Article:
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Six of the Best, Part 13

Part 9 of an interview series in which I invite artists to respond to six questions about art, process, and creativity  (Part 1Part 2Part 3,Part 4Part 5Part 6Part 7Part 8Part 9Part 10Part 11, Part 12) . Today's artist is painter and printmaker Thomas Bennett, who lives in Brooklyn, New York.

"Guarded Sin," 2012, oil over monotype on paper, 16" x 20"

Philip Hartigan: What medium/media do you chiefly use, and why?

Thomas Bennett: I'm a painter and I work in two main media: oil on various supports and the monotype. Oil paint has been my main medium since my father introduced it to me as a child. I use multiple supports and grounds, from canvas to plastic to composite board to paper. The other medium I am strongly connected to is the monotype, the unique one-off print. It's painting and printmaking in one. I use oil based inks and oil paint on plexiglass, then pull a one-of-a-kind print after transferring it to paper through an etching press. I discovered the exciting spontaneity of the monotype in art school, and have been in love with it since. What I've been exploring recently is the reintroduction of oil paint back into a finished monotype print on printmaking paper. These can be considered reworked monotypes or oil paintings or mixed media, for that matter.

Philip Hartigan: What piece are you currently working on?

Thomas Bennett: I just finished an oil over monotype on paper entitled “Unfollow.” I'm also working on a  larger oil on canvas piece, in its first stages.

"Unfollow," 2012, oil on monotype on paper, 18" x 12"

Philip Hartigan: What creative surprises are happening in the current work?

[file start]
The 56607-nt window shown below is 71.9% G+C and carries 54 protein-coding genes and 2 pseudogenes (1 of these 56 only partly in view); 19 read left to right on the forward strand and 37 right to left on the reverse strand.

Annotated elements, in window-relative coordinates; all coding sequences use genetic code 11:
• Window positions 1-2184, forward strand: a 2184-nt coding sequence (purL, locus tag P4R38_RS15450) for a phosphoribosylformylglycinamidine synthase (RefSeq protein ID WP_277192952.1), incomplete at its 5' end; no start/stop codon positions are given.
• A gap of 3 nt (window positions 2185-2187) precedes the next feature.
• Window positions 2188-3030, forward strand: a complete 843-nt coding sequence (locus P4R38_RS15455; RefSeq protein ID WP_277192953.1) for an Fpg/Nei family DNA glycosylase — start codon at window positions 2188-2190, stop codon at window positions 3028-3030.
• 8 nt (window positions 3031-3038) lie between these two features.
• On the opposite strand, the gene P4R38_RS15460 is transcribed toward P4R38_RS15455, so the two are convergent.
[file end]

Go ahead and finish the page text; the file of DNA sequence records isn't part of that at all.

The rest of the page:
Thomas Bennett: I've been exploring the interaction of the abstract with the representational - and the existential space that results - for the last few years. In the piece I finished last night I found myself straddling that place between discovery and misplacement of that ab/rep relationship. The representational form may have shown its muscle too much, but these pieces are all an exercise and discovery.

Philip Hartigan: What other artistic medium (or non-artistic activity) feeds your creative process?

Thomas Bennett: My process is fed by virtually all sorts of things I experience in everyday life. What's important most of all for me is getting into the studio and working: whether it's playing with photography, experimenting with various media, drawing or doing small studies in various plastic mediums. The action results in discoveries that lead to ideas.

Limbs, 2012, oil on canvas,  31" x  46"

Philip Hartigan: What's the first ever piece of art you remember making?

Thomas Bennett: The first thing I remember making was probably a drawing of a face when I was 3. My father told me later he looked at the eyes I had rendered with irises and pupils and he said to himself: "This kids' going to be an artist."

Philip Hartigan: Finally, and you can answer this in any way that's meaningful to you: why are you an artist?

Thomas Bennett: Making art was all I ever wanted to do. I cannot remember not needing to draw and to make marks. I can't tell you why. I can only say it was and is like breathing.

If you liked this interview, and you'd like to keep up to date with the series, why not Subscribe, or sign-up via Google Connect, using one of the options over on the right? Thanks, and keep creating.


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